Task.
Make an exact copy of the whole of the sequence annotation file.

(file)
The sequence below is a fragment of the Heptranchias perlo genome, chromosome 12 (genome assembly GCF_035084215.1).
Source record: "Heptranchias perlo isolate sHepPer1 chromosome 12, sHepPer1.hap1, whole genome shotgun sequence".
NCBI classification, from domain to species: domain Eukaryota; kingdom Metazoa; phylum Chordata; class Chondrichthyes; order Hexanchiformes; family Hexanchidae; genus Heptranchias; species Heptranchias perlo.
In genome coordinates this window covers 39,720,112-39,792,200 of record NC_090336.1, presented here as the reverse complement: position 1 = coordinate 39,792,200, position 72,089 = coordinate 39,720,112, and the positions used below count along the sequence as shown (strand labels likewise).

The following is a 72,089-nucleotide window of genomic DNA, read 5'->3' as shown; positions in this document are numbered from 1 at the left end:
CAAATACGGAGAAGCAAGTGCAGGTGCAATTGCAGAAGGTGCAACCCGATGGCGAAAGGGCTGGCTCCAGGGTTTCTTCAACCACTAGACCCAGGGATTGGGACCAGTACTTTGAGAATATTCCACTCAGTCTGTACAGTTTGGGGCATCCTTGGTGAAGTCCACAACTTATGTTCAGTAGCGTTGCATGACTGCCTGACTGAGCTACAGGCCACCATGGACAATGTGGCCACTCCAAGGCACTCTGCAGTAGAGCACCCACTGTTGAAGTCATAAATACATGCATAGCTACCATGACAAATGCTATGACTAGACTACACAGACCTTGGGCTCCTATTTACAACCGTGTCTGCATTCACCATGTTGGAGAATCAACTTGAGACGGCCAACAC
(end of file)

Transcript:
The sequence below is a fragment of the Heptranchias perlo genome, chromosome 12 (genome assembly GCF_035084215.1).
Source record: "Heptranchias perlo isolate sHepPer1 chromosome 12, sHepPer1.hap1, whole genome shotgun sequence".
NCBI classification, from domain to species: domain Eukaryota; kingdom Metazoa; phylum Chordata; class Chondrichthyes; order Hexanchiformes; family Hexanchidae; genus Heptranchias; species Heptranchias perlo.
In genome coordinates this window covers 39,720,112-39,792,200 of record NC_090336.1, presented here as the reverse complement: position 1 = coordinate 39,792,200, position 72,089 = coordinate 39,720,112, and the positions used below count along the sequence as shown (strand labels likewise).

The following is a 72,089-nucleotide window of genomic DNA, read 5'->3' as shown; positions in this document are numbered from 1 at the left end:
CAAATACGGAGAAGCAAGTGCAGGTGCAATTGCAGAAGGTGCAACCCGATGGCGAAAGGGCTGGCTCCAGGGTTTCTTCAACCACTAGACCCAGGGATTGGGACCAGTACTTTGAGAATATTCCACTCAGTCTGTACAGTTTGGGGCATCCTTGGTGAAGTCCACAACTTATGTTCAGTAGCGTTGCATGACTGCCTGACTGAGCTACAGGCCACCATGGACAATGTGGCCACTCCAAGGCACTCTGCAGTAGAGCACCCACTGTTGAAGTCATAAATACATGCATAGCTACCATGACAAATGCTATGACTAGACTACACAGACCTTGGGCTCCTATTTACAACCGTGTCTGCATTCACCATGTTGGAGAATCAACTTGAGACGGCCAACAC